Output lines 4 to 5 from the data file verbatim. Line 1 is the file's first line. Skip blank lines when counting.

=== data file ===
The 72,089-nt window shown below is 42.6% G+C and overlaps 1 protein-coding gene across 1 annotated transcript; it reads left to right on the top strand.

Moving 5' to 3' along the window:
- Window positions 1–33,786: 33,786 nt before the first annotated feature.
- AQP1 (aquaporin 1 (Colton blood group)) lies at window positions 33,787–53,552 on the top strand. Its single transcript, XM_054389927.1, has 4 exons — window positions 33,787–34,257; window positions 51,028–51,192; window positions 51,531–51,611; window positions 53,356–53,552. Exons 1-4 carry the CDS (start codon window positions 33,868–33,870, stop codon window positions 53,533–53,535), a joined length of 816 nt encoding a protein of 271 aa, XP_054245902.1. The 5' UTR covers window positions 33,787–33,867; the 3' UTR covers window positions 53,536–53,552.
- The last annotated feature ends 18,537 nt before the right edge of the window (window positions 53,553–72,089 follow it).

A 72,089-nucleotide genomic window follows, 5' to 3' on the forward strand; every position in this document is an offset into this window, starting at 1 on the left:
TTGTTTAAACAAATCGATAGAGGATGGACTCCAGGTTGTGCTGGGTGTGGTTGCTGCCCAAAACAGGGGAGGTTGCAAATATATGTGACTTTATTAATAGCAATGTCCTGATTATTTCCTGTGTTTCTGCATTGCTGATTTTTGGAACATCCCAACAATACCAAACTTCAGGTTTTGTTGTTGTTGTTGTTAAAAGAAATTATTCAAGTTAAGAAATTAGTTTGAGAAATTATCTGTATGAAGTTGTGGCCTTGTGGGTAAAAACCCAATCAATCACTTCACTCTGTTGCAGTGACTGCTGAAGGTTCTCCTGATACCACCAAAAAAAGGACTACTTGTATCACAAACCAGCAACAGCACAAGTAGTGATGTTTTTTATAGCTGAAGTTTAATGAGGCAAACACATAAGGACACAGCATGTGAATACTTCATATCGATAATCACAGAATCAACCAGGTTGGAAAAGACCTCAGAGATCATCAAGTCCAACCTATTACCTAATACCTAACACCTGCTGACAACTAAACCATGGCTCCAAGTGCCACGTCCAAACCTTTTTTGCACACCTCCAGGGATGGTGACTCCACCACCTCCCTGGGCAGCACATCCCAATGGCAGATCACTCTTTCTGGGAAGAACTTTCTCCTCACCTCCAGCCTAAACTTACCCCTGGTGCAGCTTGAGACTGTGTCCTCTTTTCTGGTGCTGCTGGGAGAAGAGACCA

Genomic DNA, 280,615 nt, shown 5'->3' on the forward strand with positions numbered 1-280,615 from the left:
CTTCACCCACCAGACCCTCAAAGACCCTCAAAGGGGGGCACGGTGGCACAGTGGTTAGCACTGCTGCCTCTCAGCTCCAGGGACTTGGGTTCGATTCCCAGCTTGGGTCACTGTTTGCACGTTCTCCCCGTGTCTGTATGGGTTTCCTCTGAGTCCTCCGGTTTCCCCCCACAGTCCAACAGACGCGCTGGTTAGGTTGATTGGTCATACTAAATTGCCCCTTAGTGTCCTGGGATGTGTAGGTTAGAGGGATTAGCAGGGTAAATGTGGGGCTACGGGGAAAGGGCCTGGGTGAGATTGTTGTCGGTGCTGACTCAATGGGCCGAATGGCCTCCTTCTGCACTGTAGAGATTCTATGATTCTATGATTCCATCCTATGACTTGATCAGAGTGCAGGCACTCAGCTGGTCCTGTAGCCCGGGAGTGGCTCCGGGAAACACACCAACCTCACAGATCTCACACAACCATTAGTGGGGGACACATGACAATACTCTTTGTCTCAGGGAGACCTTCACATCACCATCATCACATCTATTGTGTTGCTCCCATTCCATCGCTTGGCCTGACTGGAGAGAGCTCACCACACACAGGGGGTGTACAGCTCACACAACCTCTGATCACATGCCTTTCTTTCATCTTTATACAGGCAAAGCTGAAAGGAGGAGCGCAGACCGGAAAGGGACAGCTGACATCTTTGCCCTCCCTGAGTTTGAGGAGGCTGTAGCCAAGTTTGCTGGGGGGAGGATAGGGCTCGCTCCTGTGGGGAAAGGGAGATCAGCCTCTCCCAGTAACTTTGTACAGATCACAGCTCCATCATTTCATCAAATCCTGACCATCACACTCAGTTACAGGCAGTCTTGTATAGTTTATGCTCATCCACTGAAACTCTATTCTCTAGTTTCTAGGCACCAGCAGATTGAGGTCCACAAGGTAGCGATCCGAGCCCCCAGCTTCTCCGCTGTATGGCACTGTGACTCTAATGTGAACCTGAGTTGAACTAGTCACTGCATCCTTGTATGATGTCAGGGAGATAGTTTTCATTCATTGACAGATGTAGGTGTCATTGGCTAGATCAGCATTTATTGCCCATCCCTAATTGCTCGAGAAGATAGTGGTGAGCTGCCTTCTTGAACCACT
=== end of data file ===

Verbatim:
- AQP1 (aquaporin 1 (Colton blood group)) lies at window positions 33,787–53,552 on the top strand. Its single transcript, XM_054389927.1, has 4 exons — window positions 33,787–34,257; window positions 51,028–51,192; window positions 51,531–51,611; window positions 53,356–53,552. Exons 1-4 carry the CDS (start codon window positions 33,868–33,870, stop codon window positions 53,533–53,535), a joined length of 816 nt encoding a protein of 271 aa, XP_054245902.1. The 5' UTR covers window positions 33,787–33,867; the 3' UTR covers window positions 53,536–53,552.
- The last annotated feature ends 18,537 nt before the right edge of the window (window positions 53,553–72,089 follow it).